ORANGE CITY - -One year after doctors had expected she would die, Cynthia Thomas, then 13 years old, wrote a list of the 21 things she wanted to do before turning 21.
get a tattoo. catch a fish. learn to drive a stick shift.
They were just cursive notes to herself, really -- simplistic proposals in small capital letters with the potential highlights of her life.
Cynthia has known for years that she will probably die sooner than others because she has cystic fibrosis. There is no cure for the disease. Its only prognosis is death.
"She knows what the outcome of this disease is. She knew from a very early age," said her father, Pat Thomas. "It's not pretty. Unless you get a lung transplant, there's only one option: passing away."
Although her prognosis hasn't changed, some of Cynthia's priorities have. She is 18 now and a recent graduate of DeLand High School. She dual-enrolled at Daytona Beach College and earned her 3.86 grade-point average from home.
"The only thing honestly I've ever wanted to do [is] . . . I wanted to walk. I didn't want to just get my diploma. I wanted to walk across the stage," Cynthia said two days before Friday's ceremony. "That was my biggest thing."
Walking across the stage seemed a given when Cynthia wrote her list. But she got so sick that, in eighth grade, she could only learn from home.
"All the kids that are graduating now are the kids I actually started school with, from elementary on," Cynthia said. "Even though I don't know them all, it'd be my class, either way."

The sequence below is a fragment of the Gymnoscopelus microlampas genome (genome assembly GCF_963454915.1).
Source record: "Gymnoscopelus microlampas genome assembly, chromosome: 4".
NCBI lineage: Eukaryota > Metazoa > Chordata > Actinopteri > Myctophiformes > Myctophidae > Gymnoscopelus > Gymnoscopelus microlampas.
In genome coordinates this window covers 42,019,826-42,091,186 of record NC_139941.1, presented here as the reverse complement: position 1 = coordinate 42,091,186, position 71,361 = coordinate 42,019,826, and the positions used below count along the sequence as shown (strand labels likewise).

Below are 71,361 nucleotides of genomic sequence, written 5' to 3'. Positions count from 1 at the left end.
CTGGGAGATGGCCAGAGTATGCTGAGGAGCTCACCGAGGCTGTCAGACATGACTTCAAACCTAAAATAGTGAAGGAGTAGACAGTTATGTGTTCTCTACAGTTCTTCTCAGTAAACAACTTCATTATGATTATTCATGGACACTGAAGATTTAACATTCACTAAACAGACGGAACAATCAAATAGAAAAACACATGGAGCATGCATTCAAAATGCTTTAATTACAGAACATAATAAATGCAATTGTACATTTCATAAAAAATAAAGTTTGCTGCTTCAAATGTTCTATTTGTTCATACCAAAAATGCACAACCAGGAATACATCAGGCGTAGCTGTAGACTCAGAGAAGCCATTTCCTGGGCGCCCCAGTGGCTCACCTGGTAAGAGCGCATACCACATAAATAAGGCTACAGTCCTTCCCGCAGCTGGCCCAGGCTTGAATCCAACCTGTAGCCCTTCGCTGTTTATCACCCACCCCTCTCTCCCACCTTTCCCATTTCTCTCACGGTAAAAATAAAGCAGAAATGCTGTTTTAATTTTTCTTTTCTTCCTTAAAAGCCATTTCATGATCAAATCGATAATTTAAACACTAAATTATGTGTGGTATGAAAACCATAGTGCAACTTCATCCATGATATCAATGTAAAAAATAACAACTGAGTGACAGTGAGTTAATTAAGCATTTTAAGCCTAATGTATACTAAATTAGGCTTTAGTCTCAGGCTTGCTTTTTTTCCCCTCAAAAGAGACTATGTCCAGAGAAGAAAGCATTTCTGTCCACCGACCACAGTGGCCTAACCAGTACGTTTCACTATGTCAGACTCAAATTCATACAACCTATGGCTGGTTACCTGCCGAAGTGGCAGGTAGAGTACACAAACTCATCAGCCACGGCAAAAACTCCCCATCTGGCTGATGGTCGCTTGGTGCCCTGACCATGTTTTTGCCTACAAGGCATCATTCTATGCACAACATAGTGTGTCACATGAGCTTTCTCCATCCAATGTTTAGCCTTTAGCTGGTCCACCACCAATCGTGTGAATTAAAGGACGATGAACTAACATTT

Doctors didn't expect Cynthia to live to be a teenager. But somehow, she has pulled through, even as she waits for a double-lung transplant from Shands Hospital in Gainesville.
Had this been the 1950s, Cynthia probably would not have lived to go to elementary school. These days, some people with cystic fibrosis live into their 30s.
The genetic disease damages Cynthia's digestive system and clogs her lungs with thick mucus, making it difficult for her to breathe and prompting her to cough incessantly. She has been hospitalized numerous times because of pneumonia and has been diagnosed with diabetes and osteoporosis.
She tries not to let on that something is wrong. People will see her coughing and ask if she is OK as they watch her face turn beet red as she struggles to breathe.
"I'm fine," she'll say.
There are still some people who don't know she has the disease.
"I was just hoping that nobody saw it or heard it, and I'd just pretend that they didn't," Cynthia recalled. "I wanted to be like the kids next to me. I didn't want to be the odd one."
Cynthia's family never allied itself with large support groups for children with cystic fibrosis. But she did make a friend in Corey Wheeler, whom she had known since kindergarten and who also had cystic fibrosis. He died last year from an infection in his digestive system as he was recovering from a lung transplant. Corey was 17.
"It was emotional because we have to think about our future, too. We had almost decided we're not going to do the transplant," Pat Thomas said. "I've always cared about her quality of life. I don't have a say-so on when my daughter leaves this earth. But I have control on her quality of life."
Cynthia's parents have always assured her that she can stop fighting if the pain gets to be too much. They have decided to still hope for a transplant, but the concept remains a lot to take in. Read the complete article.
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